In patients scheduled for major surgery, some practitioners recommend that beta-adrenergic blocking agents be gradually withdrawn 48 hours prior to surgery because beta-adrenergic receptor blockade impairs the ability of the heart to respond to beta-adrenergically mediated reflex stimuli. This recommendation is controversial. {03} However, since ophthalmic beta-adrenergic blocking agents may be absorbed systemically, gradual withdrawal of the medication should be considered for patients undergoing elective surgery because prolonged severe hypotension during anesthesia has occurred in some patients receiving systemic beta-adrenergic blocking agents. If necessary during surgery, the effects of beta-adrenergic blocking agents may be reversed by sufficient doses of agonists, such as isoproterenol, dopamine, dobutamine, or norepinephrine. {158} {166} {173} {174} {175}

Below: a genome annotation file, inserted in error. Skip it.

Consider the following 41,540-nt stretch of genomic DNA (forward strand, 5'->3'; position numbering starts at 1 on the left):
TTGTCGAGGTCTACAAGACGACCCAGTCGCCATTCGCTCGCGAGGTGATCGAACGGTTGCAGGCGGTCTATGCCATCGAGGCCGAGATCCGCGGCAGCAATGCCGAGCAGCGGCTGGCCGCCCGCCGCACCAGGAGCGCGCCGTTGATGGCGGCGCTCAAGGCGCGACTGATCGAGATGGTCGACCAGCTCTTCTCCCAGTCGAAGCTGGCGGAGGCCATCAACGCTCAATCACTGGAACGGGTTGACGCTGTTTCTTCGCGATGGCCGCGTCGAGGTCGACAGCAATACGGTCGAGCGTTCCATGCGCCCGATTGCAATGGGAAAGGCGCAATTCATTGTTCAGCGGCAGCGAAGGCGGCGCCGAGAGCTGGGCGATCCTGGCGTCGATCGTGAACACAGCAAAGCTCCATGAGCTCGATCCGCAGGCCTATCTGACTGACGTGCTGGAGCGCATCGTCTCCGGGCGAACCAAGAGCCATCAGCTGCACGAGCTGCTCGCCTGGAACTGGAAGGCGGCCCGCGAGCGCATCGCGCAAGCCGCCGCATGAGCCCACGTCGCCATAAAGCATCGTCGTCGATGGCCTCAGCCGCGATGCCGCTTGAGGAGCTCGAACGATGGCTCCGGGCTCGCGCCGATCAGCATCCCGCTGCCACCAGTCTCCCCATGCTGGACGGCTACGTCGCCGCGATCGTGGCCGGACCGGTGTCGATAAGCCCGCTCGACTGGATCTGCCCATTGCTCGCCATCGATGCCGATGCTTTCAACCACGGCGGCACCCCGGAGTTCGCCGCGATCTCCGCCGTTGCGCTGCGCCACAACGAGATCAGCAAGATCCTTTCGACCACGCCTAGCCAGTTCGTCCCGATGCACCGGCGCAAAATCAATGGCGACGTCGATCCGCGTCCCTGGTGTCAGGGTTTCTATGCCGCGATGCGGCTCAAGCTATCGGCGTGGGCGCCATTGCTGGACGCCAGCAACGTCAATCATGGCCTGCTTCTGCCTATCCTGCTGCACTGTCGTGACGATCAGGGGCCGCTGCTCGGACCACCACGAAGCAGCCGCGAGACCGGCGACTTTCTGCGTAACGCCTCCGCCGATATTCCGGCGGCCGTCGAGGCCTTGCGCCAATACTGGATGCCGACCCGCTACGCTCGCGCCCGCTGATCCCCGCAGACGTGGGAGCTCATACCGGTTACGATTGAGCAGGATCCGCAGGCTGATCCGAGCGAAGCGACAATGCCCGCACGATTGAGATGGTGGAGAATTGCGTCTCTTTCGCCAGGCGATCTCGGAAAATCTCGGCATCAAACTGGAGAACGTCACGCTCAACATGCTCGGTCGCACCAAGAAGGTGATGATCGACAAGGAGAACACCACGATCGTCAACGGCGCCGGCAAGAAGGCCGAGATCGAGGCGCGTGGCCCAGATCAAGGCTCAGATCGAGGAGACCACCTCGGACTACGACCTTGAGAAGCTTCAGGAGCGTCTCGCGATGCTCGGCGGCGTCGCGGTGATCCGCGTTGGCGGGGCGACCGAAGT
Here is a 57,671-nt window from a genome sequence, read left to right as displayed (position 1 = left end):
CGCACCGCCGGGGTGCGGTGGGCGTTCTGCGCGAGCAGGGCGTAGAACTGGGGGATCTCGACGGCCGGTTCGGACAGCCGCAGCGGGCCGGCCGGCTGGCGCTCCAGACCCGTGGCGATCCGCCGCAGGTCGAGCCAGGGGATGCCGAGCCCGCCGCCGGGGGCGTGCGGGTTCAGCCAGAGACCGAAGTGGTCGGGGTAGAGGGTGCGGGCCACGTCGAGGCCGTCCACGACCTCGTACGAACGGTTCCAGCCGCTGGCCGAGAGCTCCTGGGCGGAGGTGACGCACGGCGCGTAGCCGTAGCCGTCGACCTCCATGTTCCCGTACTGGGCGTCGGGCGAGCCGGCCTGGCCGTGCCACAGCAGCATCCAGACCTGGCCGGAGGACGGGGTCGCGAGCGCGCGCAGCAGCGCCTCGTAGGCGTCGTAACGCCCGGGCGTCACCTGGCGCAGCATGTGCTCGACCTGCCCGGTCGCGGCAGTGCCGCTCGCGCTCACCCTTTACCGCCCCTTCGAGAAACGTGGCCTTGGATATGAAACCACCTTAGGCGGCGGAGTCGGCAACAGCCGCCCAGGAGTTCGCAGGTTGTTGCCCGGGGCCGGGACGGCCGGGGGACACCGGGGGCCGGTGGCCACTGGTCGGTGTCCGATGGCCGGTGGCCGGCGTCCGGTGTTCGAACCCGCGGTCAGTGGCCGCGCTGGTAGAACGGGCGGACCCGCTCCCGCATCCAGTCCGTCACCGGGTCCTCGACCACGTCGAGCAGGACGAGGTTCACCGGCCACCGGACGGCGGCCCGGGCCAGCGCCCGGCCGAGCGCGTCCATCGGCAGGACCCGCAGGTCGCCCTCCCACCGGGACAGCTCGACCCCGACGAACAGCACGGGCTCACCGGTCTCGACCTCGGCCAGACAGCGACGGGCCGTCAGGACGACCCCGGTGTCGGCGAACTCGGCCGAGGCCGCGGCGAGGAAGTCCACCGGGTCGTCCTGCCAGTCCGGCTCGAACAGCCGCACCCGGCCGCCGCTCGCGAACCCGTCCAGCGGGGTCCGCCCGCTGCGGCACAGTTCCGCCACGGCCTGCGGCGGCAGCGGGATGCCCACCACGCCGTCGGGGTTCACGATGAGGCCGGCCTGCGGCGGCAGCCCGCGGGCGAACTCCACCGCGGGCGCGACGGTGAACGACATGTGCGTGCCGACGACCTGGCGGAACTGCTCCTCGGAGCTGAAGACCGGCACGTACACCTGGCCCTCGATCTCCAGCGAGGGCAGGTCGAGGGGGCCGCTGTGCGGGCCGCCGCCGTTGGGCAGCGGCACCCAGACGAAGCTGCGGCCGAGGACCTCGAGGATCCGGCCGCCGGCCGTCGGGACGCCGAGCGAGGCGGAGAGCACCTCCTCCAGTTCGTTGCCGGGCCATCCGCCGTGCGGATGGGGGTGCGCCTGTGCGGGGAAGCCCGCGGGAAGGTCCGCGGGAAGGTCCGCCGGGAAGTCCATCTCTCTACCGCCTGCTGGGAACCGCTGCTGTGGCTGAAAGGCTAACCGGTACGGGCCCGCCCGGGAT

To help reduce systemic side effects, the patient can {205} be instructed to close the eyes gently and apply pressure to the inner canthus of each eye in order to block lacrimal drainage through the tear ducts after instillation of the ophthalmic drops. {03} {07} {103} {111} {116} {199}

Products containing benzalkonium chloride as a preservative may be absorbed by soft contact lenses. Contact lenses should be removed prior to the administration of benzalkonium chloride–containing products. Lenses may be reinserted fifteen minutes after administration. {174} {236} {243}

BETAXOLOL

Summary of Differences


Indications:
Betaxolol may be especially useful in the treatment of glaucoma in patients with pulmonary disease.



Pharmacology/pharmacokinetics:
Mechanism of action/effect—Betaxolol is a cardioselective (beta-1-adrenergic) receptor blocking agent.

Other actions/effects—Betaxolol is less likely to {205} produce significant beta-adrenergic receptor blockade in the bronchi and bronchioles.

Duration of action—12 hours.



Fertility:
Studies in rabbits and rats have shown that betaxolol, at oral doses above 12 mg/kg and 128 mg/kg, respectively, causes drug-related postimplantation loss.